However, the opposition parties did not take his request dotingly. The Opposition maintains that the bill might endorse breach of the privacy of Canadians, alleging that police will be able to form comprehensive profiles of all the people — including peaceful citizens — without any legal supervision.
“A Conservative minister accuses people who are worried about an unjustified government intrusion in their personal lives as in favour of child pornography. They’re going off the rails,” said interim NDP leader Nycole Turmel.
In response, PM Harper said: “With regard to child pornography, our party is totally against it and I encourage the NDP to adopt the same position… It is important that among the provinces there really is an all-party consensus on this.”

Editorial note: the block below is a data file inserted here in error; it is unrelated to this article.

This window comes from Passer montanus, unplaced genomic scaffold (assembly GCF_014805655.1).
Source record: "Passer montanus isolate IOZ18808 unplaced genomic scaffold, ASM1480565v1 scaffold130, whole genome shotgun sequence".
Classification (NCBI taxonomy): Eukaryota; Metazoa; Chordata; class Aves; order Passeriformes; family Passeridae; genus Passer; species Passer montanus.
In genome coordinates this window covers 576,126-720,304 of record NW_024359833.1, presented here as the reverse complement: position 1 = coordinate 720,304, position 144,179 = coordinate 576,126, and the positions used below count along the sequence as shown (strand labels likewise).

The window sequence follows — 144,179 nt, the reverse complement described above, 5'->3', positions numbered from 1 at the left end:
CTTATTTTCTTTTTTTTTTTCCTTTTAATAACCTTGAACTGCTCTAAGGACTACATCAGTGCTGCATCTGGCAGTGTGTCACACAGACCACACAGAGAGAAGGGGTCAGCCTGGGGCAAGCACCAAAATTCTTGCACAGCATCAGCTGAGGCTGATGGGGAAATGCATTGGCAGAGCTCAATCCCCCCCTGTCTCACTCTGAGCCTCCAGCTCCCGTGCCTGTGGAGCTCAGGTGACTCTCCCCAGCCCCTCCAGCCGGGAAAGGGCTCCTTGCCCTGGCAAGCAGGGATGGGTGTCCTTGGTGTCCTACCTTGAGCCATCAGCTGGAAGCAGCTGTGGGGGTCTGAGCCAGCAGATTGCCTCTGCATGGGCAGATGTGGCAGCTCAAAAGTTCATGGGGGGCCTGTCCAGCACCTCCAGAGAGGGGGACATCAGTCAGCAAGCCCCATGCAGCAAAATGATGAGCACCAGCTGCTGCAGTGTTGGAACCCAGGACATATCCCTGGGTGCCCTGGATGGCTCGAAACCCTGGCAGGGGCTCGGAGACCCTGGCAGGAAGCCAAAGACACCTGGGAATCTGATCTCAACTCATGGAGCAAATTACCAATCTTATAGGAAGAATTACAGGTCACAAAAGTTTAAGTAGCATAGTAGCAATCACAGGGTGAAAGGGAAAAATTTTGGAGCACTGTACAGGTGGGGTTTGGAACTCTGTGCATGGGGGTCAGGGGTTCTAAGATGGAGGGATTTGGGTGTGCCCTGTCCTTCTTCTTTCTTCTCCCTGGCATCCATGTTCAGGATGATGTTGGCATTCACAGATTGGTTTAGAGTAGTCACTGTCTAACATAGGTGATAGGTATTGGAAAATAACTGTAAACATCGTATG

If the bill is passed, Internet service providers and cellphone companies will be required to install equipment for real-time surveillance and will allow for the warrant-less access to customer information.
Charlie Angus, digital affairs critic for the NDP, said: “What’s very disturbing is it’s going to force cell-phone providers, the telecom providers, to build in the spy mechanisms so that police and security can track you any time they want.”
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